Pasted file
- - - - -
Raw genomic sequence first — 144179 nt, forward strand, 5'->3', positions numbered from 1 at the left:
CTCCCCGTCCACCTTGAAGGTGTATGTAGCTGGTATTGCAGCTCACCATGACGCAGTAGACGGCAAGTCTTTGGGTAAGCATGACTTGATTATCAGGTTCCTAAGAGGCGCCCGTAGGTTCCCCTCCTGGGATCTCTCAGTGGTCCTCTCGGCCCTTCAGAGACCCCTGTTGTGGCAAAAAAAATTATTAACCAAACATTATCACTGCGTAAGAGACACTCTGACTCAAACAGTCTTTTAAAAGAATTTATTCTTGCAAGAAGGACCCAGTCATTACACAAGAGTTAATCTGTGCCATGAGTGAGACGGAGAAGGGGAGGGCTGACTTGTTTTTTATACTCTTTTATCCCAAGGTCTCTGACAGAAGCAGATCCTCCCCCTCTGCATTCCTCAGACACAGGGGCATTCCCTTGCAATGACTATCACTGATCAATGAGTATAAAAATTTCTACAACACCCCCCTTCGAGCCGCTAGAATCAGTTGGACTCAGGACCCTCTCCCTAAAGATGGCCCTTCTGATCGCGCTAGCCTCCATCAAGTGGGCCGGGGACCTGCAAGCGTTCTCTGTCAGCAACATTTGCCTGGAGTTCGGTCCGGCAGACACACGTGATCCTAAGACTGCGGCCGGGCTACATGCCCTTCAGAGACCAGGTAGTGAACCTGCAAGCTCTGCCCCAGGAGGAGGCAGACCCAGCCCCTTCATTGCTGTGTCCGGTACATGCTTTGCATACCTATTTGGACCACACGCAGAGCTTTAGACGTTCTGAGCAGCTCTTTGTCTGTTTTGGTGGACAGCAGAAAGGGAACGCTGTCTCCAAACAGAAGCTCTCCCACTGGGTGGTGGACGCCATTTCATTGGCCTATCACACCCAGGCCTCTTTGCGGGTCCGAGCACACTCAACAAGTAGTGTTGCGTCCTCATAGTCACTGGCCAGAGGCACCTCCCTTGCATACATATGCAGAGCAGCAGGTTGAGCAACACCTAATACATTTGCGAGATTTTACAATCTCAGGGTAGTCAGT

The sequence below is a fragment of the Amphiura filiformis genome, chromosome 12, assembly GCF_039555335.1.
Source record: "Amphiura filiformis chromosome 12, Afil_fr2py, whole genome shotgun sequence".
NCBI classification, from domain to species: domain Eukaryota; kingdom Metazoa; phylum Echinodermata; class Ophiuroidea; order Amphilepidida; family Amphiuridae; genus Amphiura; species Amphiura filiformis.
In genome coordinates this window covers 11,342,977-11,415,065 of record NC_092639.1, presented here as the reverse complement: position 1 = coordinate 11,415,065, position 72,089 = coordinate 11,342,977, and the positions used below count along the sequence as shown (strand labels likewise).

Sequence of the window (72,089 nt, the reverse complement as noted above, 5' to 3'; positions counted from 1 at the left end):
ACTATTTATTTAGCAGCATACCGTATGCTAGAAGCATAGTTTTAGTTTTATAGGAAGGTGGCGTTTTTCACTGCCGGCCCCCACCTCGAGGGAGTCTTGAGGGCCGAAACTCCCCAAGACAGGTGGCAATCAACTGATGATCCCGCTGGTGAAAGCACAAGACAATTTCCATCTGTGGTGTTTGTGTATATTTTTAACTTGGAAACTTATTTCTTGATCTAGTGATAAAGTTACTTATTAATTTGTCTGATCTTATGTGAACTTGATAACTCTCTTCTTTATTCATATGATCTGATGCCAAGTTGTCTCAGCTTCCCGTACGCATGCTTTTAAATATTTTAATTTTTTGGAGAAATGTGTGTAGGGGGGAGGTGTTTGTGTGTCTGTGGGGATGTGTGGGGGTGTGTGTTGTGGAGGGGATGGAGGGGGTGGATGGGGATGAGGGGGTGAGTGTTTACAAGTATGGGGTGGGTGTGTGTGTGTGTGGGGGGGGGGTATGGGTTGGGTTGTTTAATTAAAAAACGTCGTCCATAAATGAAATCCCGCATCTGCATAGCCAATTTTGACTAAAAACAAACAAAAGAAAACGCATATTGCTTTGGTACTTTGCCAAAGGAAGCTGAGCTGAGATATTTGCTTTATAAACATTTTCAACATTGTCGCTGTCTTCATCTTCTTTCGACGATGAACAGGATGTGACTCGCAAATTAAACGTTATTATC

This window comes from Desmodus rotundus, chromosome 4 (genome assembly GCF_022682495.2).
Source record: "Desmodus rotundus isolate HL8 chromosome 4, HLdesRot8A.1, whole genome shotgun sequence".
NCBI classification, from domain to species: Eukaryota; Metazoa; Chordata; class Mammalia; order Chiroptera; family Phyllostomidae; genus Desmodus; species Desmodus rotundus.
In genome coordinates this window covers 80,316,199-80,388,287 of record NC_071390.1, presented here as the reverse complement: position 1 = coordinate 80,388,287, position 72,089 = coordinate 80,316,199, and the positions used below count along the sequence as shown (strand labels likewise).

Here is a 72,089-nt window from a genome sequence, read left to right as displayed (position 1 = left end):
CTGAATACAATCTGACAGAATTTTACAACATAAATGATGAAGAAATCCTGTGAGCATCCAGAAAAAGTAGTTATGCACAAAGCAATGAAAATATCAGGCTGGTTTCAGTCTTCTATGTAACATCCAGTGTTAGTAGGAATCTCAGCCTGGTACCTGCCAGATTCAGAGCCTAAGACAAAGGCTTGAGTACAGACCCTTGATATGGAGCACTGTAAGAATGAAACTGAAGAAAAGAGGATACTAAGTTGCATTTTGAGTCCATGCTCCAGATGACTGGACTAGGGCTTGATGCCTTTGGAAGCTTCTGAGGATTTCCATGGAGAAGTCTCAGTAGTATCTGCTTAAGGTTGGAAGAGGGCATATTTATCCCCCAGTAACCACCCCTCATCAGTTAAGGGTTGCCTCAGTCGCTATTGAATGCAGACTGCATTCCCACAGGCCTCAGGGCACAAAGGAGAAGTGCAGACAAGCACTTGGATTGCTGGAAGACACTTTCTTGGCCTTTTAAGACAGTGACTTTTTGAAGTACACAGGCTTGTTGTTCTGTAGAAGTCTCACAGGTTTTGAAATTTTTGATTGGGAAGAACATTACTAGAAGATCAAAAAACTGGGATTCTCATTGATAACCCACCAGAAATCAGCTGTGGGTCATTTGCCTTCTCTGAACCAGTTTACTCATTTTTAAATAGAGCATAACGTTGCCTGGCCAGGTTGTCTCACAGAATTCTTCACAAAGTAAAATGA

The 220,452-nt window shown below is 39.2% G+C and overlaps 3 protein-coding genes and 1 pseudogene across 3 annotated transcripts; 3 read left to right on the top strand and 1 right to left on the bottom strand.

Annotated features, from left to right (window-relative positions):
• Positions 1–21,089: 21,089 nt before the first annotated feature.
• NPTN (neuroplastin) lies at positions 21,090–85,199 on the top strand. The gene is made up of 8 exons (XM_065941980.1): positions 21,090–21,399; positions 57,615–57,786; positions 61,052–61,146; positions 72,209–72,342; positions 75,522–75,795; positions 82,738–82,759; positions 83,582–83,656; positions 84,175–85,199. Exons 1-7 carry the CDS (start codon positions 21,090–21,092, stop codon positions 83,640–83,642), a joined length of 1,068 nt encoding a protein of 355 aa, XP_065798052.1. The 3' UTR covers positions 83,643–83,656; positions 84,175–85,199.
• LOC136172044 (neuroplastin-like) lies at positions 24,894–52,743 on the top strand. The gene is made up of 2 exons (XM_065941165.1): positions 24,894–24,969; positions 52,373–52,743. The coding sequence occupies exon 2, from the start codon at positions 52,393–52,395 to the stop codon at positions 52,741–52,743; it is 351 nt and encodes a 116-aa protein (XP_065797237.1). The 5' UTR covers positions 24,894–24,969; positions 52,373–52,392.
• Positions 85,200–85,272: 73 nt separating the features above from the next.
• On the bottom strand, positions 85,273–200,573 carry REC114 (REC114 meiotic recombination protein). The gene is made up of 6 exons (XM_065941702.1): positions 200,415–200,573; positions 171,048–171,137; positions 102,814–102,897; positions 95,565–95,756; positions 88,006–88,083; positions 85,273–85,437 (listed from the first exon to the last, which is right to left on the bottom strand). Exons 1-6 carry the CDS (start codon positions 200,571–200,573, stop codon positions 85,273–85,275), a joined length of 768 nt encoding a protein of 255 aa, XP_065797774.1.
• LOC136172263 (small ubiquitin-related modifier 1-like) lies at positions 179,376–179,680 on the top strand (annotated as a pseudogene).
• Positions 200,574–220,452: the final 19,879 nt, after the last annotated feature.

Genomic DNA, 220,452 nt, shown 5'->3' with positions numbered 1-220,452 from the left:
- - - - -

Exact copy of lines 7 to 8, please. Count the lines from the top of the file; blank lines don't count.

Sequence of the window (72,089 nt, the reverse complement as noted above, 5' to 3'; positions counted from 1 at the left end):
ACTATTTATTTAGCAGCATACCGTATGCTAGAAGCATAGTTTTAGTTTTATAGGAAGGTGGCGTTTTTCACTGCCGGCCCCCACCTCGAGGGAGTCTTGAGGGCCGAAACTCCCCAAGACAGGTGGCAATCAACTGATGATCCCGCTGGTGAAAGCACAAGACAATTTCCATCTGTGGTGTTTGTGTATATTTTTAACTTGGAAACTTATTTCTTGATCTAGTGATAAAGTTACTTATTAATTTGTCTGATCTTATGTGAACTTGATAACTCTCTTCTTTATTCATATGATCTGATGCCAAGTTGTCTCAGCTTCCCGTACGCATGCTTTTAAATATTTTAATTTTTTGGAGAAATGTGTGTAGGGGGGAGGTGTTTGTGTGTCTGTGGGGATGTGTGGGGGTGTGTGTTGTGGAGGGGATGGAGGGGGTGGATGGGGATGAGGGGGTGAGTGTTTACAAGTATGGGGTGGGTGTGTGTGTGTGTGGGGGGGGGGTATGGGTTGGGTTGTTTAATTAAAAAACGTCGTCCATAAATGAAATCCCGCATCTGCATAGCCAATTTTGACTAAAAACAAACAAAAGAAAACGCATATTGCTTTGGTACTTTGCCAAAGGAAGCTGAGCTGAGATATTTGCTTTATAAACATTTTCAACATTGTCGCTGTCTTCATCTTCTTTCGACGATGAACAGGATGTGACTCGCAAATTAAACGTTATTATC